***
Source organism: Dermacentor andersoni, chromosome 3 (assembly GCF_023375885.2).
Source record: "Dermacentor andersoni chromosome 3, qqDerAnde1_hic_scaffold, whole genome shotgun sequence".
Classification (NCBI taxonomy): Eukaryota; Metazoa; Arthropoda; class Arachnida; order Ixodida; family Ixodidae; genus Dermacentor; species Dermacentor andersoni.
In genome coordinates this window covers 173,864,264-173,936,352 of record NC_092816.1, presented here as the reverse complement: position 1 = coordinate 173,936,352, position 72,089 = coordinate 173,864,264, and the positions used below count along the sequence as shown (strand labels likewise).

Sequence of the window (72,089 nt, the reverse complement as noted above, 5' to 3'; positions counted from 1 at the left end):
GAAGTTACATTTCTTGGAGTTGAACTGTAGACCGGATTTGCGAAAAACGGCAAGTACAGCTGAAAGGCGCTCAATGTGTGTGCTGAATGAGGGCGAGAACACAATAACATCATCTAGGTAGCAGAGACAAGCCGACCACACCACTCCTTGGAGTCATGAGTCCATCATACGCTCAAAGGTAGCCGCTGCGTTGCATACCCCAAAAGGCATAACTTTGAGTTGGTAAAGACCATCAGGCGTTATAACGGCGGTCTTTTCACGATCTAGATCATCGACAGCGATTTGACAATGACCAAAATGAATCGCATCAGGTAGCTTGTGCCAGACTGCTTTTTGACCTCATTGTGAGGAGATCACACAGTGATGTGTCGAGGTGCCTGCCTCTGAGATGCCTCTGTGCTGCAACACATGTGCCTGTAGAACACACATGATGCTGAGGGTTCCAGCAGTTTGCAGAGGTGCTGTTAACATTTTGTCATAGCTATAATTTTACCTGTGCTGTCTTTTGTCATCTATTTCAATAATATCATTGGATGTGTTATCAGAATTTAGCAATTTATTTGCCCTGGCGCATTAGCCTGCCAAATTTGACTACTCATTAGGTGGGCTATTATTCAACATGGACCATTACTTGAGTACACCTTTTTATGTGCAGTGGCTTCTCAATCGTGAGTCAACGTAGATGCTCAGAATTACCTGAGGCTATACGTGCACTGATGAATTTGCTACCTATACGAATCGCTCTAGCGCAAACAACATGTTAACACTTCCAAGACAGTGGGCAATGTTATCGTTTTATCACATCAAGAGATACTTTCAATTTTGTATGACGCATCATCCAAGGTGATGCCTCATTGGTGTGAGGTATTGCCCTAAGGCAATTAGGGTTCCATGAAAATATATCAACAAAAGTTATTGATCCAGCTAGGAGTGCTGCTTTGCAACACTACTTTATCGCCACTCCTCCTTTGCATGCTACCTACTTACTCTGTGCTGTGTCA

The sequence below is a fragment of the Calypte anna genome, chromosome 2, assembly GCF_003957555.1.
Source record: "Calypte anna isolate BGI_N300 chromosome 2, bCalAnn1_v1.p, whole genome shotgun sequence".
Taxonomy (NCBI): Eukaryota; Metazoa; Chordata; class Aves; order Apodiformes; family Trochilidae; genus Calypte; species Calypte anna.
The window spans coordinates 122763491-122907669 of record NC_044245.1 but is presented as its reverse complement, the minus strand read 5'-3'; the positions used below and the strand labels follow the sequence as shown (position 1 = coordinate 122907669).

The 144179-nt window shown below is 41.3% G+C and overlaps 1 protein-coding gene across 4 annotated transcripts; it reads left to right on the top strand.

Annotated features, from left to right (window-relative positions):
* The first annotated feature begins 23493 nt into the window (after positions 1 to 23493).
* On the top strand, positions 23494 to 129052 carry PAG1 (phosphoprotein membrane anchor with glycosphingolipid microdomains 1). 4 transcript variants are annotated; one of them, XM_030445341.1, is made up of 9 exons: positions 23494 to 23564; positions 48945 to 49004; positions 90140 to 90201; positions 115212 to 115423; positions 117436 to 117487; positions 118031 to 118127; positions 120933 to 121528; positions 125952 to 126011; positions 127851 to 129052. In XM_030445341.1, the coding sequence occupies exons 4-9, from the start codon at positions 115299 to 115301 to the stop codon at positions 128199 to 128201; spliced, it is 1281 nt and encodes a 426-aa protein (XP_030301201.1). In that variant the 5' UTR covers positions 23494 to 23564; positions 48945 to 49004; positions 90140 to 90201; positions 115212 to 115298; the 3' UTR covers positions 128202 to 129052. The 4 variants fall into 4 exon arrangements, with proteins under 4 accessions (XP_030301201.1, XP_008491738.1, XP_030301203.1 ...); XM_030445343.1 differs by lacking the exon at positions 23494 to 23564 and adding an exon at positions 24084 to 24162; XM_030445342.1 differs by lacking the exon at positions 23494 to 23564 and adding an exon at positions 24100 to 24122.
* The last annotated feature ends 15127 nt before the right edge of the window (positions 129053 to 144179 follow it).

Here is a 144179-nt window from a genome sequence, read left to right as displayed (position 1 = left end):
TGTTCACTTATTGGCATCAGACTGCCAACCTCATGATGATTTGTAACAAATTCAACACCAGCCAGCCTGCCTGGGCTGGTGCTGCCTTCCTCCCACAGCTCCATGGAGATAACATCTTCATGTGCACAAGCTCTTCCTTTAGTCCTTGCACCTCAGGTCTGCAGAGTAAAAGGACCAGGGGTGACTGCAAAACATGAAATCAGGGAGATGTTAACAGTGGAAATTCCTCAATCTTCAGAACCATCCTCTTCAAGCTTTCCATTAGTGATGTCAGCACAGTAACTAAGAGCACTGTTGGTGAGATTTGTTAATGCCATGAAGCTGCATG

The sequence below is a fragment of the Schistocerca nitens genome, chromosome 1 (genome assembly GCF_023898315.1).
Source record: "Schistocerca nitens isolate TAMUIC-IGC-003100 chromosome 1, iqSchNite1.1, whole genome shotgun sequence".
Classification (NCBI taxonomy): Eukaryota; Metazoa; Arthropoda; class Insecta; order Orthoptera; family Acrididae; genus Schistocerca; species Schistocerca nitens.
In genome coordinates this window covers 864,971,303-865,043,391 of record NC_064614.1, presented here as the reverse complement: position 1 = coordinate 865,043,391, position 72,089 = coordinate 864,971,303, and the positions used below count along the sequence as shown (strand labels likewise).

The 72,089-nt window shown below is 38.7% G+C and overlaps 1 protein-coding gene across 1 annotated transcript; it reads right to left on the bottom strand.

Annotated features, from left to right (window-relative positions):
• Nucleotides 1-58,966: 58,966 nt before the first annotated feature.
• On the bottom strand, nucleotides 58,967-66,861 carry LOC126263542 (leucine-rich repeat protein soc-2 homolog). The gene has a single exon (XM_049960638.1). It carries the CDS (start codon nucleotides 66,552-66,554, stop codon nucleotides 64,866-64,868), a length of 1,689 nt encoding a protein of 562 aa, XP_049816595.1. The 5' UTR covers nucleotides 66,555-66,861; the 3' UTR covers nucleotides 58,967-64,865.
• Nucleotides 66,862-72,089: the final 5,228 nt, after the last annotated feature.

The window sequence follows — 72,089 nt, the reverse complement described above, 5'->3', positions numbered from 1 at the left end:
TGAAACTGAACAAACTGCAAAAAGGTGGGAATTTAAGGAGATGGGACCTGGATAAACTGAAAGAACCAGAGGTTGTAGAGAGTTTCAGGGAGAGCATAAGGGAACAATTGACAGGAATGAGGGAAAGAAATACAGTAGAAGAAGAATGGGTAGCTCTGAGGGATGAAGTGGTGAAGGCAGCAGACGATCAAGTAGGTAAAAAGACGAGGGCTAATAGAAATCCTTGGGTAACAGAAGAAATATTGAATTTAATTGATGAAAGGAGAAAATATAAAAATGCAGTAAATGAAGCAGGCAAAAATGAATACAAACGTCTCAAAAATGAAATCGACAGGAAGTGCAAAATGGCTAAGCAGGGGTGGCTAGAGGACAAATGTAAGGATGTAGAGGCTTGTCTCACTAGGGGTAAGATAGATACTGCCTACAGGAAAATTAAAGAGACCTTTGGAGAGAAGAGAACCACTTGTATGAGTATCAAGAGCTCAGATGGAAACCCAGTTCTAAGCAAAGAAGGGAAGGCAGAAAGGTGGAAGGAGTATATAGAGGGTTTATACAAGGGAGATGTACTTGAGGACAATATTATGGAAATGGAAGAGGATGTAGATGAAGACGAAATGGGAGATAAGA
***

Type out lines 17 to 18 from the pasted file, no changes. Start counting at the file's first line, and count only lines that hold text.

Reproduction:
TGTTCACTTATTGGCATCAGACTGCCAACCTCATGATGATTTGTAACAAATTCAACACCAGCCAGCCTGCCTGGGCTGGTGCTGCCTTCCTCCCACAGCTCCATGGAGATAACATCTTCATGTGCACAAGCTCTTCCTTTAGTCCTTGCACCTCAGGTCTGCAGAGTAAAAGGACCAGGGGTGACTGCAAAACATGAAATCAGGGAGATGTTAACAGTGGAAATTCCTCAATCTTCAGAACCATCCTCTTCAAGCTTTCCATTAGTGATGTCAGCACAGTAACTAAGAGCACTGTTGGTGAGATTTGTTAATGCCATGAAGCTGCATG

The sequence below is a fragment of the Schistocerca nitens genome, chromosome 1 (genome assembly GCF_023898315.1).